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Tina Raye Dayton

About the Poet

Tina Raye Dayton, winner of the 2012 Dogfish Head Poetry Prize, is the author of the chapbook, The Softened Ground.

Her poems have appeared in The Delmarva Review, Potomac Review, The Broadkill Review, and a number of other journals.

She grew up on the Eastern Shore of Maryland and completed her MFA in Writing from Sarah Lawrence College.

She works part-time as a reading therapist for children and spends the rest of her time writing and caring for her beloved daughter.


Spring 2014 »
Waiting for Snow

Though the light goes out early,
and trees are leafless,
the man next door cruises by on his riding mower
beneath the sky, blue as our baby’s eyes.
We take long walks, our jackets hanging open,
flapping like wings.
Christmas is already a memory book,
a story I’ve longed to tell.
The year is new,
and we’ve made promises to ourselves.
Every day we try to remember fresh habits.
One night over butternut bisque,
Accuweather offers that the jet stream has shifted,
lifting the hem of her dress
so that now we sit at about her knees,
and people are casual in their t-shirts in January.
But I want fire,
steam rising up over cocoa
topped in clouds of marshmallows,
and scarves draping their tails
around the tender skin of my neck.
Instead, the snowman stays in the picture book,
and as we pack our holiday decorations,
I sing Blackbird and wonder how to mark time
without a white blanket draped over everything.




She licks the petal edge of her lips
and kicks with easy joy
in the peach morning light,
exclaiming her ahs,
holding tightly to everything
that falls into her hands.
I make lists over morning coffee,
all of the musts
swirling in a thick steam of worry
and tender thoughts dulled
by the hour of day.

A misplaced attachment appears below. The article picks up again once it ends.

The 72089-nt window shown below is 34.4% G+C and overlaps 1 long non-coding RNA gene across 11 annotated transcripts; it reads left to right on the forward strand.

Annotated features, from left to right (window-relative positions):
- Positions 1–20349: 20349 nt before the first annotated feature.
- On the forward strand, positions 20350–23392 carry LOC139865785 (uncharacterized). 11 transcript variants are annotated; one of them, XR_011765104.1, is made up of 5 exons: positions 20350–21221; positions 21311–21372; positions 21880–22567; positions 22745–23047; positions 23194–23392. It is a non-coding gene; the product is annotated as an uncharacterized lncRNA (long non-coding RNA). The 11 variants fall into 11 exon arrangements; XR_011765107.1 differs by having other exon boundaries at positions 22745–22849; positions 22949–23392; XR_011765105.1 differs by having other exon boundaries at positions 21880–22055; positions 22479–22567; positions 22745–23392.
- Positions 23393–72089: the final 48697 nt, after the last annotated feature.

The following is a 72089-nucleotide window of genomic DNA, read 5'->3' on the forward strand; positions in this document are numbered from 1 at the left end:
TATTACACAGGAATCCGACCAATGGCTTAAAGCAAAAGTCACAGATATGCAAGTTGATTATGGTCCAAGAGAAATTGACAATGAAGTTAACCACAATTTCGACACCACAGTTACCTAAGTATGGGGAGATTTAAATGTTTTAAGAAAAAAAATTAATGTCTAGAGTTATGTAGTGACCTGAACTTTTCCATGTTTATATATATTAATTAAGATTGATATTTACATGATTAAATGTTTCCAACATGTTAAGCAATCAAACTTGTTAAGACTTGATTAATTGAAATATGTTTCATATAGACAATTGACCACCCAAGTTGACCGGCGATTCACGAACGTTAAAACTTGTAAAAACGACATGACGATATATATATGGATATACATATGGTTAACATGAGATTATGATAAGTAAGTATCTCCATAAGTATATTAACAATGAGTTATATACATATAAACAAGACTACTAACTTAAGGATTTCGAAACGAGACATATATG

In our sleep, we dream about each other,
faces we’ve memorized intently,
so that I carry her
into every dark place―my sweet blue song,
mink-soft hair against my cheek.
I lift her weight to my chest,
wrap my arms around all of her,
and whisper, you are everything.
Together, we are the perfect sum,
like sun and sky,
each holding the other up.



The Wish Poem

We are on the couch,
the wall behind us gray as clouds
that feather the evening sky.
She is upstairs asleep
on our bed, cooperating.
Maybe she too dreams of a baby.
The print near my knees is Starry Night,
flecked swirls aglow in bursts of gold,
the dark earth below.
The other over my head―
I couldn’t tell you what it’s called.
But there are more stars,
more stillness, maybe less joy.
The couple in the foreground
walk toward us dangerously close
to stepping out of the picture altogether.
They are what this night is about.
They are together,
stars lined up over their heads
in a constellation of hope.
And Van Gogh, he died broke,
without realizing how much
we would love a man we wouldn’t know.
I resolve to finish this
and find the name of the painting
as soon as we’re done, and the cool air
settles over us like a whisper.


Tina Raye Dayton ~

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